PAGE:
What’s the difference between a good old fashioned fairy cake and a cupcake?
Google tells me that a cupcake originated in America and is slightly larger that the British fairy cake. Cupcakes are also usually made with a richer, thicker icing. Apparently.
I’m more of a fairy cake girl and I use my Nana’s favourite recipe – the same one that I’ve been using since I was about six when I first started baking with her. I’ve known it off by heart since before I knew my times tables at school.
But recently, my fairy cakes have been looking like a bit of a poor relation when I’ve been taking them to the school’s bakes sales. At the last school bake sale, my gorgeous fairy cakes were given the pathetic price of 20p a cake whereas the cupcakes got put front and centre of the table with a price tag of 50p each!
Then a few weeks ago, we were out shopping when we came across a cupcake stand selling the most delicious looking cakes. There were all sorts of varieties and they looked so beautiful that I was almost tempted to buy some. I even got as far as getting my purse out until I saw the price of them – they were selling for between £1.25 and £2.75 per cake!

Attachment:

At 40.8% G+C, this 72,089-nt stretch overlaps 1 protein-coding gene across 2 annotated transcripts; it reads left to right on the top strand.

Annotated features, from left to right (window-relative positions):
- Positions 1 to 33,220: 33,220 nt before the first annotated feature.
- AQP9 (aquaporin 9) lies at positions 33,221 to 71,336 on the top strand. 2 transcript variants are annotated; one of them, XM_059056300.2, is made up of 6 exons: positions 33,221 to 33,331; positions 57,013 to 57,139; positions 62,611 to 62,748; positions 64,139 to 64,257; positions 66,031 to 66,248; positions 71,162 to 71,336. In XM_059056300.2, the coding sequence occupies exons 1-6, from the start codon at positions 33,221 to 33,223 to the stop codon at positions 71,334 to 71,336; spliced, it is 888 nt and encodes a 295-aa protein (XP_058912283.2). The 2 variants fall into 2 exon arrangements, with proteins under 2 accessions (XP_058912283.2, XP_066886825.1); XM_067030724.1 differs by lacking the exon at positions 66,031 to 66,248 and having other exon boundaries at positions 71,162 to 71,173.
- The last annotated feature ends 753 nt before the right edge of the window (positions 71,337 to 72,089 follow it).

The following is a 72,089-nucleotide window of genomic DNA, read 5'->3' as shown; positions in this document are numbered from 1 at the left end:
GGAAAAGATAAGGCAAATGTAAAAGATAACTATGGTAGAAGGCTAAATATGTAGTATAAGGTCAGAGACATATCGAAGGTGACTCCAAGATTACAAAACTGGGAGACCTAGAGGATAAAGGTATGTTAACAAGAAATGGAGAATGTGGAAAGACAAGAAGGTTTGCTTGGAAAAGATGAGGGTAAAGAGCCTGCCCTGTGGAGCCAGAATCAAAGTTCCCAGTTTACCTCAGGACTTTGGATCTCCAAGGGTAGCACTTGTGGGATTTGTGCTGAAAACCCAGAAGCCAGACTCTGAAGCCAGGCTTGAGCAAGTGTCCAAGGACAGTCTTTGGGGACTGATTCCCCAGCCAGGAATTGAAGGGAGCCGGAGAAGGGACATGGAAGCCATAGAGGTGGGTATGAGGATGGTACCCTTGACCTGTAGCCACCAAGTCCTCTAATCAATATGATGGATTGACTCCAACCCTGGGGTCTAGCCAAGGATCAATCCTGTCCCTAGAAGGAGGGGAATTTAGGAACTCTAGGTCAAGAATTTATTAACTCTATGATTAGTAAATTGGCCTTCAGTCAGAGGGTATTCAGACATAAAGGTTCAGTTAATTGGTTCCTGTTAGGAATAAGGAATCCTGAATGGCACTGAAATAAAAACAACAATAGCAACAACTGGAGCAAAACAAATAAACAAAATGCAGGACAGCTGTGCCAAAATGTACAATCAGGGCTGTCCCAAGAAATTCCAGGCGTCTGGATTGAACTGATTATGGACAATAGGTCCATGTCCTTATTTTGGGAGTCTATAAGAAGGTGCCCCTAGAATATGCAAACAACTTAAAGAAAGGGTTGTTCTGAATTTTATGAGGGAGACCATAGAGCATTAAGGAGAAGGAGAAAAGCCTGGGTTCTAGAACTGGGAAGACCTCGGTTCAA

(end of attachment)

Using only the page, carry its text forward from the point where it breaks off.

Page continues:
I was determined that I could make my own cupcakes – swirly icing and everything.
So I came home and set about making my own but the icing is a LOT harder than it looks to do. I’ve finally mastered it so I thought I’d share with you how I do it. I’m sure most people know how to do this already (and probably better than me) but just for those of you who don’t….
I made today’s cupcakes with my usual fairy cake mix – I’ll start being more adventurous with cupcake flavours next week! My recipe is to cream 150g sugar with 150g softened butter or margarine. I then beat in 3 eggs and a few drops of vanilla essence if I have it. Finally I fold in 150g of self raising flour and cook for around 15 minutes at 180 c.
The icing I made with 100g of softened butter and some pink food colouring along with a lot of icing sugar! I never have a set amount as I just keep adding it until the mixture is thick enough that it will hold it’s shape when it’s piped on to the cake. Once I’d made the icing, I put it in the fridge for 10 minutes before I used it.
Forgive the wonky icing on these pictures. I had to get Mr Frugal to do the icing on the demo cake as he couldn’t focus the camera (even on auto mode).
Step one – Using a piping bag fitted with a large star nozzle, start at the outside edge and make a spiral to the centre.
Step two – Once you’ve done the first spiral, pipe another one but this time starting a little bit further in from the edge than the first one you did.
Step 3 – Do one final small spiral, again starting a little bit further in and this time just making a little peak at the top of the cake.
Step four – Add a little edible glitter or some pretty sprinkles.
Not sure I’d be able to get £2.75 for one just yet 😉